The experts are divided on the question of how close terror groups areto owning nuclear weaponry. Most agree that the chances of them buildinga nuclear bomb or taking over a nuclear missile remain slim, among otherreasons, because of the difficulty of operating such devices. Butmanufacturing a radiological bomb is much simpler. Radiological bombs incities could kill thousands. To make such a bomb, all that's needed isradioactive material, which is why there is so much worry about thedisappearance of nuclear material from Russian storage facilities. Itwould not take very much material to make an extremely lethal "dirtybomb."

The lively debate in the U.S. over poor security measures in Russia alsohas a Middle Eastern angle. The American intelligence community isfocused on terror groups that not only regard the U.S. as a target, butalso Israel. Nuclear terror could reach this region, too. Therefore, itis clearly an Israeli interest not to obstruct the American campaignagainst countries harboring terrorists in the region and the terroriststhemselves.
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I. Nuclear Waste

1.
Radioactive Sources In Grozny To Be Buried
Interfax
April 5, 2002
(for personal use only)


A Chechen Emergencies Ministry unit has cordoned off a warehouse inGrozny where five industrial containers of cesium-137 are emittingionizing radiation. The containers are to be buried early next week, anofficial in the ministry told Interfax on Friday.
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J. Russian Nuclear Industry

1.
Russian Power Utility Loses R8bn In Fruitless Competition With NuclearPlants
RIA
April 5, 2002
(for personal use only)


The UES [Unified Energy Systems] of Russia has proved that it is not yetready to compete with Rosenergoatom [Russian nuclear power utility] andhas lost R8bn. This, as a RIA-Novosti correspondent reports, has beenacknowledged by the head of the electricity holding company, AnatoliyChubays.

He cited figures which show that 4.6 per cent less electricity wasgenerated this winter compared with the previous winter. This reductionwas due both to the warm winter and to a reduction in the country'sconsumption of electricity, Chubays noted in a speech on Friday [5April] to a nationwide energy conference in Sochi.

Chubays said another reason for the reduction in the consumption ofelectricity produced by the holding company's power stations wasincreased production by nuclear power stations. Thus, while UES's outputfell by 3.7bn kWh in the fourth quarter of 2001 compared with the sameperiod of the previous year, nuclear power stations increased theiroutput by 5.8bn kWh.

A similar state of affairs obtained in the first quarter of 2002, whenthe electricity holding's power stations reduced their output by 13bnkWh, while the nuclear power plants, for their part, increased it by2.8bn kWh.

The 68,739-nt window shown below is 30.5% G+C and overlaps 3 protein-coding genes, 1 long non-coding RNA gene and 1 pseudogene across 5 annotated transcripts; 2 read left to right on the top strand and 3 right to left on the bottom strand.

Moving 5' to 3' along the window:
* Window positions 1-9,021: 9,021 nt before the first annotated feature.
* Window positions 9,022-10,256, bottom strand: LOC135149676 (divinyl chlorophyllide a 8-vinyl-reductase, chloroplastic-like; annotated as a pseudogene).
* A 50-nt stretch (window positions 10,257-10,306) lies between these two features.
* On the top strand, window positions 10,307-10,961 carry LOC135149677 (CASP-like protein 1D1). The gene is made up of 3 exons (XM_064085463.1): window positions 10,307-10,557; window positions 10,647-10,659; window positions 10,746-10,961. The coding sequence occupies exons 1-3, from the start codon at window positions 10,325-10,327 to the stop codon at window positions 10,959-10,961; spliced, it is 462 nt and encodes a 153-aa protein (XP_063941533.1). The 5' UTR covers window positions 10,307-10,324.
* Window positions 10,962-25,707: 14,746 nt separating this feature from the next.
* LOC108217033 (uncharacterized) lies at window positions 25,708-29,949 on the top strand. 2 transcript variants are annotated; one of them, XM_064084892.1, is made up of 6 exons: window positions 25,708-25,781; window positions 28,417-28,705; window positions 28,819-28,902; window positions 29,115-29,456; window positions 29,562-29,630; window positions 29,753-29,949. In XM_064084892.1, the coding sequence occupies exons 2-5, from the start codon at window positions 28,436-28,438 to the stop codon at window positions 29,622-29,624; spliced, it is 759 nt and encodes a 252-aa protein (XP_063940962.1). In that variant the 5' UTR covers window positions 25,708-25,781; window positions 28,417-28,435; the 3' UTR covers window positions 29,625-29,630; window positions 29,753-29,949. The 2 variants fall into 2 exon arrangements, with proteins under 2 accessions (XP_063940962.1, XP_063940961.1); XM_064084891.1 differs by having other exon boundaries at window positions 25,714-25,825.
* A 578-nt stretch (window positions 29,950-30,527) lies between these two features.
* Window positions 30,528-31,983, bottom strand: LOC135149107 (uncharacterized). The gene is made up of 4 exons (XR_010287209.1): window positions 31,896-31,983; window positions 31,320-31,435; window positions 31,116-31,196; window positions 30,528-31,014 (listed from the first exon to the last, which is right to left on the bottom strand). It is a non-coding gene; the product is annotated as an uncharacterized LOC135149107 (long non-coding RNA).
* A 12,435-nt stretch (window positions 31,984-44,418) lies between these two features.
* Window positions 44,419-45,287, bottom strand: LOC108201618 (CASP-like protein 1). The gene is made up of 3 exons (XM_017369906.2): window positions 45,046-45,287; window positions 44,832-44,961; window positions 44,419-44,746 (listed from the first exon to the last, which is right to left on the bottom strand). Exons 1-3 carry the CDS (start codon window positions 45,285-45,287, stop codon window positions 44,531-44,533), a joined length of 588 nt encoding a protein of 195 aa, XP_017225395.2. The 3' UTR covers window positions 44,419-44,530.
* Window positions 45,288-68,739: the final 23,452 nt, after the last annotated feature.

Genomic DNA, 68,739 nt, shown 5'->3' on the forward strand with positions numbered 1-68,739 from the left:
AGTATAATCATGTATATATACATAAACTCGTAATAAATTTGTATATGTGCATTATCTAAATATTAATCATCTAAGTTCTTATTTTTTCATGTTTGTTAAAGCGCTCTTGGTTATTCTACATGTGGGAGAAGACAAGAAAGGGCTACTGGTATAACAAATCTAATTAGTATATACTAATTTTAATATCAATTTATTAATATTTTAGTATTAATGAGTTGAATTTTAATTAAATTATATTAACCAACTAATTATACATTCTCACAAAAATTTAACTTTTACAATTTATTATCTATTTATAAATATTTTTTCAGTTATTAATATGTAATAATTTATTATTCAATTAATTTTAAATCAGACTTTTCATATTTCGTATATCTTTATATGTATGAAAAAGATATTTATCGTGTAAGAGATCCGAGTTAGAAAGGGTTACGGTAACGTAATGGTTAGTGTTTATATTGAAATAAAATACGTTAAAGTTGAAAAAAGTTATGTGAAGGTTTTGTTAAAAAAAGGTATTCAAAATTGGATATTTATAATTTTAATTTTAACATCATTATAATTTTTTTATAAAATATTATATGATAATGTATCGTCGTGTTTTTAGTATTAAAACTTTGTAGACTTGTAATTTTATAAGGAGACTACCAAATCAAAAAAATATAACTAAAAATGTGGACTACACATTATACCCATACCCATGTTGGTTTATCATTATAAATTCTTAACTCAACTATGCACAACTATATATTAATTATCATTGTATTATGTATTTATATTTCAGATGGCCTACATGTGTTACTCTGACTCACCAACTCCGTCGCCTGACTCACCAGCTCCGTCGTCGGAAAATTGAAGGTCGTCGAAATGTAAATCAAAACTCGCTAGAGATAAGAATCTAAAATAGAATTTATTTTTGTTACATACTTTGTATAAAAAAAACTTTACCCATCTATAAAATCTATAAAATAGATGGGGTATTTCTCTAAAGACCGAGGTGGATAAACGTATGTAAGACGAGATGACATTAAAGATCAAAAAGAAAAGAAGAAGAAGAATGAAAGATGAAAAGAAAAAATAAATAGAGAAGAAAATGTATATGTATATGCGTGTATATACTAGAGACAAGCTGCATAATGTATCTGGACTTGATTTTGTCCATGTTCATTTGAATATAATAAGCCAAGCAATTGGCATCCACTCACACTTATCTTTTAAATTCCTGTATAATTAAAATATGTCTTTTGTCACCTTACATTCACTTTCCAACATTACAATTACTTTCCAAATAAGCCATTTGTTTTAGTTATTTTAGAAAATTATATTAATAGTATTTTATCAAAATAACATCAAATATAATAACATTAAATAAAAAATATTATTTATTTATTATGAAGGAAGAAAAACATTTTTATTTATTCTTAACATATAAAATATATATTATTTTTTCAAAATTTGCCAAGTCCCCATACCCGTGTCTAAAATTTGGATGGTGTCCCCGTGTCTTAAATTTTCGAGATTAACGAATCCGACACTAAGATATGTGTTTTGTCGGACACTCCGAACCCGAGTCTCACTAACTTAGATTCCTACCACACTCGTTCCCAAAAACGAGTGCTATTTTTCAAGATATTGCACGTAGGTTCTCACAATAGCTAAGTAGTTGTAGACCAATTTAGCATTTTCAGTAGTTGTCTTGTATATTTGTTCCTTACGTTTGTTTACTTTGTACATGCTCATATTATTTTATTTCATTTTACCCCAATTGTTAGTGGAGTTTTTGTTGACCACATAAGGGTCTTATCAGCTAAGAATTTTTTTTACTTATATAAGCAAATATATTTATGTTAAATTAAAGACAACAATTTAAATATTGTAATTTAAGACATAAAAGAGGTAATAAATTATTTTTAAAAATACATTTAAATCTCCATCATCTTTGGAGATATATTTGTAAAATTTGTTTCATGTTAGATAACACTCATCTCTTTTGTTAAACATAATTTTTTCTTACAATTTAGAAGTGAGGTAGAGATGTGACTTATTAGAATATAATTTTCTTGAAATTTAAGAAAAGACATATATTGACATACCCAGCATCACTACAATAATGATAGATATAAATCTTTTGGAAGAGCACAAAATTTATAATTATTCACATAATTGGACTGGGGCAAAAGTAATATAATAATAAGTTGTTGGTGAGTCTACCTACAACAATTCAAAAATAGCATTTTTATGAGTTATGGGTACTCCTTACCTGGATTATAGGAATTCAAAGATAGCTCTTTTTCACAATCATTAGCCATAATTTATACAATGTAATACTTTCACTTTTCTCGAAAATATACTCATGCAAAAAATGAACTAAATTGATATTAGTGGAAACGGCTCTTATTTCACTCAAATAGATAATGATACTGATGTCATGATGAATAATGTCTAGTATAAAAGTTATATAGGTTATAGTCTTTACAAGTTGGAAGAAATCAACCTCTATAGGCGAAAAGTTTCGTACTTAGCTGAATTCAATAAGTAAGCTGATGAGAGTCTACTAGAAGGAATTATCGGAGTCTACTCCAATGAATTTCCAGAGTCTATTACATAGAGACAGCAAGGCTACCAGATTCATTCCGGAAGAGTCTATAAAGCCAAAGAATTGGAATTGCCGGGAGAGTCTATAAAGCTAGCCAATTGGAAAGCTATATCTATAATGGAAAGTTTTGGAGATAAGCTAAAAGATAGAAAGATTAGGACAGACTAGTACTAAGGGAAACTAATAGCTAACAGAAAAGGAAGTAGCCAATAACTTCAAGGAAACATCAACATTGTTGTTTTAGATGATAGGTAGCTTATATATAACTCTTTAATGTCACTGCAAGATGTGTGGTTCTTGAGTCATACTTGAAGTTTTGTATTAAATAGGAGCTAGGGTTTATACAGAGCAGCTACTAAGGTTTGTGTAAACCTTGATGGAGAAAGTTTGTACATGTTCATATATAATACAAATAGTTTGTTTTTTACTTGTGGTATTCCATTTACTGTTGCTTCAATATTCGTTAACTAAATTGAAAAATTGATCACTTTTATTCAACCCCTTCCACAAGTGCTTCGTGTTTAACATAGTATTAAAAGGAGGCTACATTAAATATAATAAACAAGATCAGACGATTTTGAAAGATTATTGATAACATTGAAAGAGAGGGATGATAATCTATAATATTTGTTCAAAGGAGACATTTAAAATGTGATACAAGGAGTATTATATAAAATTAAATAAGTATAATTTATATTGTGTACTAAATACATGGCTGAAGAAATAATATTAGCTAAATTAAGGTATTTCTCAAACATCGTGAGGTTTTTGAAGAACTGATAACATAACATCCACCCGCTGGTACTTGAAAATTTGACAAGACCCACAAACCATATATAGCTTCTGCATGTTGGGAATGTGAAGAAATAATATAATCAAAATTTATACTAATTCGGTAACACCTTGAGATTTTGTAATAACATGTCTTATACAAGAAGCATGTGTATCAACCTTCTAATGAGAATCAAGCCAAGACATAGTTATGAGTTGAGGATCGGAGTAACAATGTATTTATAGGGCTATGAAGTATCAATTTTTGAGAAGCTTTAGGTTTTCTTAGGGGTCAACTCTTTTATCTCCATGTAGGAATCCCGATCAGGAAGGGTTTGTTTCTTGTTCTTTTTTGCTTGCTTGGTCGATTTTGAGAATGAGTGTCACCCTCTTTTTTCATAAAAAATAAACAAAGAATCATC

As Chubays himself acknowledged, this indicates that the holdingcompany's power stations are not yet ready to compete and that they havelost some of their customers. Rosenergoatom, for its part, was entitledto occupy its niche on the electricity market.

In this context Chubays stressed that one of the main tasks, especiallywhen a competitive market in electricity services is being established,is "to win customers".

The electricity holding is forecasting that consumption of electricitywill not increase to any great extent in 2002.
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K. Announcements

1.
Alexander Yakovenko, The Official Spokesman Of Russia's Ministry OfForeign Affairs, Answers A Question From Russian Media About Work OnPreventing Missile Proliferation
Ministry Of Foreign Affairs Of The Russian Federation
April 9, 2002


Question: Could you comment on the work which is currently being carriedout, in particular within the UN, in the field of prevention of missileproliferation?

Answer: Russia participates in a variety of forums whose activities areassociated with the prevention of missile proliferation. As is known, weourselves held in 2000 and 2001 in Moscow the international meetings ofexperts on the Global System of Control for Nonproliferation of Missilesand Missile Technologies (GSC).

As to UN activities, at the present time in accordance with theresolution passed by the 55th session of the UN General Assembly areport of the Secretary General of this organization on the issue ofmissiles is being prepared. For the first time within the UN an attempthas been undertaken to review the world situation in the missile field,work out appropriate recommendations and look for mutually acceptablesolutions. Russia is participating in this process too.